Pagliaro: “Yes, I consider Wilton to be a semi-rural community. We can’t be so afraid of history we’re afraid to make it. We need to find places for things that bother us as a community. Let’s find a place for the things we’re always trying to fight. Let’s have a plan for them. A community needs diversity in the types of housing. We have a new generation of buyer coming next. How do we attract them? It might mean housing of different scales.”

Rotini: ”Yes, it is appropriate because that’s what we are. What really needs to happen here is we need to know from the public if that’s what we need to be. The Plan of Conservation and Development we have was started before the 2008 crash. That’s what people wanted then, but what does the town want now? It’s for you to tell me and for me to follow the instructions. A lot of ideas are great like mixed enclaves and walkable apartments, but is that what the town wants?”

Another question was about how to deal with the state’s  8-30g affordable housing mandate.

Fanwick: “The real problem with the statute is sometimes builders use it as a cudgel to get what they want. As much as I’d like to say Planning and Zoning can affect this, they really have very little power. Maybe we need to speak to our legislature.”

Knapp: “There is a moratorium at the present time on affordable housing applications and we need a little breathing room as to how we’ll be able to do this. When a builder comes in they have the upper hand, and that’s unfortunate, but we have the opportunity now because we have the moratorium to revisit this and think it out and figure what is best for the town with the knowledge we do need to include affordable housing. It’s unfortunate that many of our affordable units have aged out and come to the end of their affordability. We need to look for more affordable housing and look for opportunities.”

Shiue: “I have to admit every time a housing development is proposed in town, in the back of my mind, I know if you don’t approve something, the developer could go ahead and construct a high-density affordable housing complex. The only way to handle a situation like this, but it’s next to impossible to hit the 10% affordable housing threshold. When there’s an opportunity to integrate affordable housing in a development we need to push as much as we can, at least make the effort.”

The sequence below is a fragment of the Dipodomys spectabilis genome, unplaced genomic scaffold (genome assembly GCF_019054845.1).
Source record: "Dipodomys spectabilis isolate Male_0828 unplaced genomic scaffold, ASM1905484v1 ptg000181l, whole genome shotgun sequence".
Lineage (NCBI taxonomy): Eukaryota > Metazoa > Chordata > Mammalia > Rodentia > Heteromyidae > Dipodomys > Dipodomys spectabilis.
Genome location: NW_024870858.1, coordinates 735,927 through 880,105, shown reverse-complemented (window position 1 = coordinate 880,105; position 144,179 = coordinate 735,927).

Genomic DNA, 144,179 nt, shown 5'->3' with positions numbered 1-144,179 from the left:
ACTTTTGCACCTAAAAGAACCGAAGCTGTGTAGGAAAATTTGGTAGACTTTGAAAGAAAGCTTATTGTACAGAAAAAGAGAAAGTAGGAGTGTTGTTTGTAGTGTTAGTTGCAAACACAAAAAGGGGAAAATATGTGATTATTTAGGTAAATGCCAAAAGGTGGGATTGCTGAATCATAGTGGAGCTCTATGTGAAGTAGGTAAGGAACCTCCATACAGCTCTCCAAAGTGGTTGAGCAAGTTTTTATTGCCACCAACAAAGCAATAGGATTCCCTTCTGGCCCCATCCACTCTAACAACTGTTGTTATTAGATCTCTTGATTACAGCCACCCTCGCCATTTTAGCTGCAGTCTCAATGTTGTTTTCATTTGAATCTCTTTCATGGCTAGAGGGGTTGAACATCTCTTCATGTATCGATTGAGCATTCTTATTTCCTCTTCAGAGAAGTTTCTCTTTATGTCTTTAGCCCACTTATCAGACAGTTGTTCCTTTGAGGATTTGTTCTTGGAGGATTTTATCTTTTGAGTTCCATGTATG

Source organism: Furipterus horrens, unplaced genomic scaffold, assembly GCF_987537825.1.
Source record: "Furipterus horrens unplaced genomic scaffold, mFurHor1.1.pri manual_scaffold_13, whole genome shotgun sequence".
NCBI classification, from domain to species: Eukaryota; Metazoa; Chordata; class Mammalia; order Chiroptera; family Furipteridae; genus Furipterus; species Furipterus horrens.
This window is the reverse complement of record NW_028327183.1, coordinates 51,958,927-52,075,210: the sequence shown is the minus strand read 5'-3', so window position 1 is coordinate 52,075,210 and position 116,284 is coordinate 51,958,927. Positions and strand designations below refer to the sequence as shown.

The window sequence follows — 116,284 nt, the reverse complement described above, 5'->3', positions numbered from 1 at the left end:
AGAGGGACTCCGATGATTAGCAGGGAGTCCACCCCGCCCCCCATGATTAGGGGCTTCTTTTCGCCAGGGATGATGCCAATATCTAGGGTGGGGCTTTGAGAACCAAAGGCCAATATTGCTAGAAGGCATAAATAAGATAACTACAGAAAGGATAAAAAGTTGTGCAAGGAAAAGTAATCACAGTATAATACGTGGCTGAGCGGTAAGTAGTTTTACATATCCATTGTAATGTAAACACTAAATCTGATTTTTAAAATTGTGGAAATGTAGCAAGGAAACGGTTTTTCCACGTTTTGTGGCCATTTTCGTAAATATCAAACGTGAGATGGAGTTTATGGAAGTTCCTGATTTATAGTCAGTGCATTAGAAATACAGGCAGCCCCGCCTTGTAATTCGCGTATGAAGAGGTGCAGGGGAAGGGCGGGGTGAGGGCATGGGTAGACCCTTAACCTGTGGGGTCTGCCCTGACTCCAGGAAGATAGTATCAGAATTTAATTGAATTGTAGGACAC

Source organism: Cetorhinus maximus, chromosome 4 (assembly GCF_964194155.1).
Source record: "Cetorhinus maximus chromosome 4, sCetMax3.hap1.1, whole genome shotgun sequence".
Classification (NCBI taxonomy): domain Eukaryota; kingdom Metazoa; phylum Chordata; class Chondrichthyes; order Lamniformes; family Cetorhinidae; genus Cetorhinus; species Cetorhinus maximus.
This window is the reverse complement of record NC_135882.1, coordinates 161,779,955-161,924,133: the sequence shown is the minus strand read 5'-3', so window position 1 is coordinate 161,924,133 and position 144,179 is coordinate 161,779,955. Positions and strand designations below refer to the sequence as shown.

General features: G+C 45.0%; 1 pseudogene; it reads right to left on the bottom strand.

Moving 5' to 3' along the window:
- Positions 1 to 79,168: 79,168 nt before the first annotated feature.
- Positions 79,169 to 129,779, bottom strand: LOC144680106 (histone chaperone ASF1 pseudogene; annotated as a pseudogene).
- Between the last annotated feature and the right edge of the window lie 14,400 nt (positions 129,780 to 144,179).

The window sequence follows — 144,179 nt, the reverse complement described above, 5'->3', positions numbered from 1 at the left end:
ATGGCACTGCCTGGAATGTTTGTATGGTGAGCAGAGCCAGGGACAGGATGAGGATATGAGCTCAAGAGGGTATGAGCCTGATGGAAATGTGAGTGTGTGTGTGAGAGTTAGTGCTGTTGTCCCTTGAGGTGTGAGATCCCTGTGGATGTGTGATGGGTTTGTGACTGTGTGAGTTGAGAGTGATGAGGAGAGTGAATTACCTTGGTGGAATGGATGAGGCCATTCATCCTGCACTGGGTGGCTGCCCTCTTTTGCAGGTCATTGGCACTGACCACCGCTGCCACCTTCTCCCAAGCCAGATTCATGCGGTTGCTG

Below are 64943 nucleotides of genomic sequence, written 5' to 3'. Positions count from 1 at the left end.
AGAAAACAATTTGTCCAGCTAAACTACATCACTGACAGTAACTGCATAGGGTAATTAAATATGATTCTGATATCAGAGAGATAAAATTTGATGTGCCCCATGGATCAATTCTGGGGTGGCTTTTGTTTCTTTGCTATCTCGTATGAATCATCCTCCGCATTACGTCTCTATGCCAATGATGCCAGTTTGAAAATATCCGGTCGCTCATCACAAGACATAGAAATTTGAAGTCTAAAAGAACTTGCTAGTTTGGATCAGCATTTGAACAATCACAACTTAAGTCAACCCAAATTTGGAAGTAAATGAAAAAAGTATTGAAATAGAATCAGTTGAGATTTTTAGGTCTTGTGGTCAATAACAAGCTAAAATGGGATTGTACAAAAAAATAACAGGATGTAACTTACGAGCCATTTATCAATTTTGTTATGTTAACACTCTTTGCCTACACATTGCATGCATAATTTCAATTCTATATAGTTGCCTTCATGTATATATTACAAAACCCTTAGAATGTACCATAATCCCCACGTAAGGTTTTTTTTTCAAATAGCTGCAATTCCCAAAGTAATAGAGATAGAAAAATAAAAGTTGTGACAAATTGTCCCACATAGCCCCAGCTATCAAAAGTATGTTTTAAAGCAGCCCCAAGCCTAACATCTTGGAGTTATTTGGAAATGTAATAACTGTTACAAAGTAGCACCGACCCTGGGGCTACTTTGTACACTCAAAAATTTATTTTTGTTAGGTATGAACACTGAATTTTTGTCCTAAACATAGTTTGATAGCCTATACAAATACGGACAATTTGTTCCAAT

Poundstone: “Sadly, we just have to live with the state law, everyone here has made that point. Wilton has made real positive steps in recent years to include affordable housing in many places. It’s true some of our affordable housing from 20 years ago has aged out. We face the reality that some of what we have will be free-market priced now or shortly. Many efforts have been made at the state level to change that law. Nothing seems to happen. We have to find ways to deal with the reality of that law while we hopefully encourage state legislators to revisit that law.”

Pagliaro: “I remember when this came down in other states. The problem is the threat that is used against the town and land-use boards for approvals for other things. Let’s respond first, and find the right spots for these things. There are ways to be creative resolving this rather than having them in places we prefer not to.”

Rotini: “How to handle 8-30g, it is unfortunate. I agree with my neighbors the proper way to handle it is to plan for it. Look at the regulations that have a mandate percentage for high-density units. These are planning functions.”

One of the final questions of the evening was how to ensure the public has a voice in economic growth.

Many answered that residents need to show up and speak at meetings.

Election Day is Tuesday, Nov. 7. Polling places will be open from 6 a.m. to 8 p.m.